i'm signed up for an ironman in sept '06. currently, i have a fairly entry-level, older GT Strike road bike. i'm not terribly attached to it and am thinking about purchasing a tri bike. i'm wondering how different the feel will be and if training on the road bike will be nothing like the tri bike due to the seat post angle differences. everyone i've talked with about triathlons say that tri bikes make a significant difference, although fit is of primary importance. i don't think i'm fit very well at the moment either, so that's a moot point. any advice/comments would be appreciated.
You could do the ironman on either type of bike. Depends on a number of factors. I have a road bike, and a steeper - angled tri bike. The road bike, I find climbs better, and is more nimble when riding on a tight course or in a group. The tri bike for me feels more comfortable in aero position for longer periods of time, and is a little easier to run off of. It's awesome and fast on a long course that doesn't have a lot of tight turns. If your ironman has a very hilly course, you might consider a road geometry. If you like doing group rides a lot, and are going to use the bike for other than triathlons, you might consider a road geometry. Maybe try a couple of bikes out at a bike shop, and get a sense of what the difference is. In the end, you will probably get a lot of different opinions from people you talk to, but comfort and fit - especially on iron distance is most important.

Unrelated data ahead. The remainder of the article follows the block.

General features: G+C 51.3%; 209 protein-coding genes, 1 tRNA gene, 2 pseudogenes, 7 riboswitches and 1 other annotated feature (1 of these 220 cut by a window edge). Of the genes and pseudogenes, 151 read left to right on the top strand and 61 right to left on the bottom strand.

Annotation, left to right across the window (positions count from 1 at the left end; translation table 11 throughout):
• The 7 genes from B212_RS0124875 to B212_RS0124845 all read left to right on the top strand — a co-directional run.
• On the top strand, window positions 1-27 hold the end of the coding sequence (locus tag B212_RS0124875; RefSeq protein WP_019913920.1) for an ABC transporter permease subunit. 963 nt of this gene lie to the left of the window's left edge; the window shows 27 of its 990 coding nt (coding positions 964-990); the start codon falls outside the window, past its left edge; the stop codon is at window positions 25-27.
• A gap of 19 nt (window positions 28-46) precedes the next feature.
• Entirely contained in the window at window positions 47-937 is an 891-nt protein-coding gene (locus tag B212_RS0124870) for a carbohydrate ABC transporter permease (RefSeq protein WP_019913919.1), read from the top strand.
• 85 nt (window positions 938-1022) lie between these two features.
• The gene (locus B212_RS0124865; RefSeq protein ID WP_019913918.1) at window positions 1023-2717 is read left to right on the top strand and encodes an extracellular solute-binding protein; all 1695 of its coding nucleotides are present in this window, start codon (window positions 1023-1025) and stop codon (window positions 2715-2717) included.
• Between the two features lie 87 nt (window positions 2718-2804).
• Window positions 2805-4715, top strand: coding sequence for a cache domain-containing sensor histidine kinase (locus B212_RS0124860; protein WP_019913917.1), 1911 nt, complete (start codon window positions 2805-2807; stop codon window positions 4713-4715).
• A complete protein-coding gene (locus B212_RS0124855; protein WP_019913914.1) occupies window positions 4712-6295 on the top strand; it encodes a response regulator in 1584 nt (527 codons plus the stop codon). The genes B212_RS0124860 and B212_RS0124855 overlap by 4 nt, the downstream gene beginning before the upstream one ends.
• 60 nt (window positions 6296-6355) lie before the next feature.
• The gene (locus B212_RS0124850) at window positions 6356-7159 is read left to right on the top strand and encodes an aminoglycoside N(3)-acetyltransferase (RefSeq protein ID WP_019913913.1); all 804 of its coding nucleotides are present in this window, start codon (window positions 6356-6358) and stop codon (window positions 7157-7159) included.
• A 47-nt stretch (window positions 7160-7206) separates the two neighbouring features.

I asked the same question last year when I signed up for my first Tri. (Carpinteria Olympic)
The course was curvy and hilly and I guessed that the benefits of a Tri-Bike would be diminished by the amount of time climbing hills and steering down tight steep 2 lane roads.
I brought my road bike (Look La-Vie-Claire) and it was perfect for the course. I averaged 21 MPH on my roadie.
I probably could have done about as well on a Tri bike, but I would have not been as comfortable and definitely more fatigued going into T2. (I felt great at T2)
Tri-Bikes are definitely the way to go if the course is flat and fast and not twisty and hilly. (I am bringing my roadbike to Wildflower this year for sure)
I agree with Argonaut66. I live in central Maine, where hills and curves are par for the course, and flat sections of road are rare. I train and race on a Giant road bike and wouldn't trade it for a tri bike unless I moved to a part of the country where the topography is considerably different than it is here!